Manufacturing Day events planned in Steuben
Manufacturing Day events planned in Steuben
Posted: Saturday, September 27, 2014 11:00 pm
By Mike Marturello
ANGOLA — Events are being planned to observe National Manufacturing Day in Steuben County.
The official observance is Friday. One event, at Tenneco Automotive, is planned for the official observance. A county-wide event sponsored by the Steuben County Economic Development Corp. and the Steuben County Industrial Guild is planned for Oct. 10. Another event is planned at Triton Metals, Hamilton, on Oct. 30.
Each year, the National Association of Manufacturers sponsors Manufacturing Day — a nationwide day in which U.S. manufacturers open their doors to demonstrate the potential of modern manufacturing and foster interest in manufacturing careers.
One of Angola’s more tenured manufacturing firms, Tenneco Automotive is planning an event that will open its doors to the community to show off what it does and where its products end up.
“As a member of the NAM, Tenneco is a supporter of Manufacturing Day as a way to highlight the company’s positive contribution to the U.S. economy as well as the local communities where we operate,” said Jeff Perkins, Tenneco plant manager.
Tenneco’s event will be held on Oct. 3 from noon to 7 p.m. at its facility at 503 Weatherhead St.
There will be tours of the facility, children’s activities and drawings for prizes.
From noon to 4 p.m. there will be guided tours of the plant. From 4-7 p.m., people can take part in self-guided tours. The drawing will be held at 6:30 p.m.
Throughout the day there will be vehicles on display from Harold Chevrolet, Stoops and Fort Wayne Truck Center to show where Tenneco’s products end up after assembled by vehicle manufacturers.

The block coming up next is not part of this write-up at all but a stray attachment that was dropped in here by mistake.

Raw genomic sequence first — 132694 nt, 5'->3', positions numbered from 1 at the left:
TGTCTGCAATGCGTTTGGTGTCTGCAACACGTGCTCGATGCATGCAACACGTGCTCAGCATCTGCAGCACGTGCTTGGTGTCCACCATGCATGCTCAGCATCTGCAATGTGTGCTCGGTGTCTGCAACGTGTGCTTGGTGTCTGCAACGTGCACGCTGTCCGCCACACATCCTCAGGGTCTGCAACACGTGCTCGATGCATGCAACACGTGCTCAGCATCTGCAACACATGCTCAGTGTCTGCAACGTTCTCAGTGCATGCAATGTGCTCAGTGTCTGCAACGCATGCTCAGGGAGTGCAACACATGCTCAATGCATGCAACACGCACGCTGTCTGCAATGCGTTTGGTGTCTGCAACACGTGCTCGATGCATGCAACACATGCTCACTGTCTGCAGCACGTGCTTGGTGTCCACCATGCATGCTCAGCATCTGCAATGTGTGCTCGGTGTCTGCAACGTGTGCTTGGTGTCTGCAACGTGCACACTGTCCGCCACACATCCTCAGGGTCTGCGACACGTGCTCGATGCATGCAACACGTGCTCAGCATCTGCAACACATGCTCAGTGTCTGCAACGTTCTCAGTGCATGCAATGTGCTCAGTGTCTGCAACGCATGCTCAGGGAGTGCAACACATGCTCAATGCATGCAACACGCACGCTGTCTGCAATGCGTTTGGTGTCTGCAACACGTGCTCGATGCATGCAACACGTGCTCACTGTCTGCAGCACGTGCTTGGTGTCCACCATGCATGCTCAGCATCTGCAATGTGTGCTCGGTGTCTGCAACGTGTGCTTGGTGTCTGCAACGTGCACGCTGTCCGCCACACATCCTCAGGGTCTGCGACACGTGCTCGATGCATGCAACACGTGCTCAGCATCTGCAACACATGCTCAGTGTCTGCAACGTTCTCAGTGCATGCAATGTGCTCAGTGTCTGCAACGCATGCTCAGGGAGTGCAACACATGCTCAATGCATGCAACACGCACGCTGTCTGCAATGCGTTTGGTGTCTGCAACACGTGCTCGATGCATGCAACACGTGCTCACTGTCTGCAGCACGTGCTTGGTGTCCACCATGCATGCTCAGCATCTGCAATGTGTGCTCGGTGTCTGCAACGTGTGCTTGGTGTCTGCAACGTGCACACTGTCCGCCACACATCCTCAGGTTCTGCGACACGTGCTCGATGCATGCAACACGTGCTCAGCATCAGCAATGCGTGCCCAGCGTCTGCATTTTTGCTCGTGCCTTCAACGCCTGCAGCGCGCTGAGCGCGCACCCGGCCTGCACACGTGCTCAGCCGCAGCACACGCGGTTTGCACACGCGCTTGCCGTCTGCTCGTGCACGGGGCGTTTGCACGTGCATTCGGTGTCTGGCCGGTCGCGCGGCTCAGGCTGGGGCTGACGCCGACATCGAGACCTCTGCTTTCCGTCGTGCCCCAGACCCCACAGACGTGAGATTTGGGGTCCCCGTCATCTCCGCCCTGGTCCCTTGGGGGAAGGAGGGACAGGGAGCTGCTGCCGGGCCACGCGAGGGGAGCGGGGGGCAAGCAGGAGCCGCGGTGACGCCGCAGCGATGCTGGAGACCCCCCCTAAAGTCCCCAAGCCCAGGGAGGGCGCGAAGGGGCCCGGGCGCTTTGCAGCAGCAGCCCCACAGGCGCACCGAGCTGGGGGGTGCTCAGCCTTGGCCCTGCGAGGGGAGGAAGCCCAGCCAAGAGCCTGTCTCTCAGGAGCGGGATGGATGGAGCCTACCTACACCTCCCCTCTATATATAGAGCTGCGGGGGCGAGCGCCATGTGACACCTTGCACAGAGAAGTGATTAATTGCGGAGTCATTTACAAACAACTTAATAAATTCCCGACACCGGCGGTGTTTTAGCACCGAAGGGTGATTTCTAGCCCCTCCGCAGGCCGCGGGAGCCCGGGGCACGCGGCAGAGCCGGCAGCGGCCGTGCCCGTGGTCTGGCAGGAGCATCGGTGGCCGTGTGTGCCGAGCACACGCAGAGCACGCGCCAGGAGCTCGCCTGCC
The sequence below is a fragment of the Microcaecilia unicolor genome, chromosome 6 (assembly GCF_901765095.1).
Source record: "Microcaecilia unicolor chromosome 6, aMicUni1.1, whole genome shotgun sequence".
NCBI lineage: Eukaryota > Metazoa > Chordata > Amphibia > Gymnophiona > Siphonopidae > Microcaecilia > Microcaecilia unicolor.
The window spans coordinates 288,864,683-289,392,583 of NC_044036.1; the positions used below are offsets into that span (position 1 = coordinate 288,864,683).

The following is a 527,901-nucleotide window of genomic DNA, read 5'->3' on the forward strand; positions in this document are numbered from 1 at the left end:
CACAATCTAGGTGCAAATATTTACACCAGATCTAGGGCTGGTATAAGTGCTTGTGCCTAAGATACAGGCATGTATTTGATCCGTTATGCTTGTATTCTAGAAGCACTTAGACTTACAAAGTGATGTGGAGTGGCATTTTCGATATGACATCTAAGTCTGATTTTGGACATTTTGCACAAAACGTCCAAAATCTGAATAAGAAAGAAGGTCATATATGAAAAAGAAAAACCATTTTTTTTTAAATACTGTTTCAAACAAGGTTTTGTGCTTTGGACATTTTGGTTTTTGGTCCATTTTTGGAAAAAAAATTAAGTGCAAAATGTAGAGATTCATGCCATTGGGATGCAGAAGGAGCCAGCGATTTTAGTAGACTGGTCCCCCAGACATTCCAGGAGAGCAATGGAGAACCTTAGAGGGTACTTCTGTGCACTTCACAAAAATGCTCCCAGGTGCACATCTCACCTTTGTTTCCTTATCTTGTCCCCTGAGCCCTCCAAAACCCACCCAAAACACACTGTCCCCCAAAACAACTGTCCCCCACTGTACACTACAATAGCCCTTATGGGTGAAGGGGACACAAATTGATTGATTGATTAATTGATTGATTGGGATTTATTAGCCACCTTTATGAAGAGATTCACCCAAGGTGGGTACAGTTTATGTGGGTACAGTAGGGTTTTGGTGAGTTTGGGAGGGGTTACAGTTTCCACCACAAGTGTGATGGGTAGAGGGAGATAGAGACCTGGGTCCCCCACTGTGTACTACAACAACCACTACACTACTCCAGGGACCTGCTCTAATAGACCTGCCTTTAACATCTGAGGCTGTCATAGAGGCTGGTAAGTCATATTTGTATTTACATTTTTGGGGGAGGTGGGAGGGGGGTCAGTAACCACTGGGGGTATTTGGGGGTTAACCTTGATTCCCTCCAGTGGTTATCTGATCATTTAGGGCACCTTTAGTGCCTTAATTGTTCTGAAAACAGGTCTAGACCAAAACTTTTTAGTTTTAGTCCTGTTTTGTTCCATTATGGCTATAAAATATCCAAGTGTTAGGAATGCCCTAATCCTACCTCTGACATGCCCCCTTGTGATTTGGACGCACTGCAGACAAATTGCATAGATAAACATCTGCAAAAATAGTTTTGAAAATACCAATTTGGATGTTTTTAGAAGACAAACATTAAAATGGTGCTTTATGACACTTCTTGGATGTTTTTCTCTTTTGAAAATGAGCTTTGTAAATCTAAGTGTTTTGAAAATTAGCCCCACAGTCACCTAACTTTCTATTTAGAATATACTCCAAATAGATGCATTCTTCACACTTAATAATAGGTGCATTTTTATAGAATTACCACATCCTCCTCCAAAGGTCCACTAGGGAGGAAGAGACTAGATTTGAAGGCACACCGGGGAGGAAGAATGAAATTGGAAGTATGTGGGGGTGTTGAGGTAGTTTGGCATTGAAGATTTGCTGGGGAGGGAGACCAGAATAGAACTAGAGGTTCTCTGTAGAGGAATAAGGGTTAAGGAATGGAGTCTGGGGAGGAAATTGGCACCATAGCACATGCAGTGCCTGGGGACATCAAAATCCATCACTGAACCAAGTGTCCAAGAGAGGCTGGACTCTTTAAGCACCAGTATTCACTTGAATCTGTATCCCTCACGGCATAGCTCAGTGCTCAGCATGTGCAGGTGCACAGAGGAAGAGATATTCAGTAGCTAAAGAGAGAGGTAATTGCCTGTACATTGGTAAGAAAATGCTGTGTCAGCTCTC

Tenneco is one of the world’s leading designers, manufacturers and distributors of clean air and ride performance products and systems for the automotive, commercial truck and off-highway markets and the aftermarket, the company’s website said.
Steuben EDC, Industrial Guild
To create a greater awareness of the role of manufacturing in Steuben County, the SCEDC and Industrial Guild have teamed up to present a Made In Steuben Expo on Oct. 10 at Potawatomi Inn, Pokagon State Park. The event will be from 9 a.m. to 6 p.m.
“So far, we have about 15 manufacturing companies and three or four service providers committed to attending and exhibiting, and the list is growing. The event will be open to the public, with an emphasis of getting high school and college age people attending. The goal is not necessarily for individual exhibitors to sell their products, rather, to present and highlight career opportunities that exist within manufacturing in Steuben County,” said David Koenig, SCEDC’s executive director.
There will be activity sessions for students at 9 a.m. and 1 p.m. So far, the event is receiving strong support from local high schools, Koenig said.
“There are over 100 manufacturers in Steuben County but many people don’t realize the strong presence of that sector in our community,” Koenig said.
In addition to displays and information being presented by representatives of local companies, a reception will be held from 4-6 p.m. in hopes of attracting the general public to learn about what’s made in Steuben County. Food and beverages will be available.
Admission is free. There is a fee for companies that want to participate. Those who are interested in participating should call the SCEDC office at 665-6889.
Triton Metals will host Manufacturing Day activities for students from Hamilton High School on Oct. 30 from 1:30-2:45 p.m. Events are also being planned for Hamilton town officials.
“During the school tour I explain the importance of manufacturing to the U.S. and global economies and contrary to popular belief, not everything is made in China,” said John Freudenberger, plant manager at Triton, 7790 S. Homestead Drive.
Freudenberger also discusses such things as how education relates to the various positions held at Triton.
“During the plant tour we let students experience actual manufacturing processes first hand by allowing them to weld parts, form parts in our press breaks and mill parts in our machine shop,” Freudenberger said.
One of the lessons that really tends to impress students is grading by Triton’s customers. Freudenberger said anything less than 99.82 percent parts per million meeting quality expectations is a failing grade.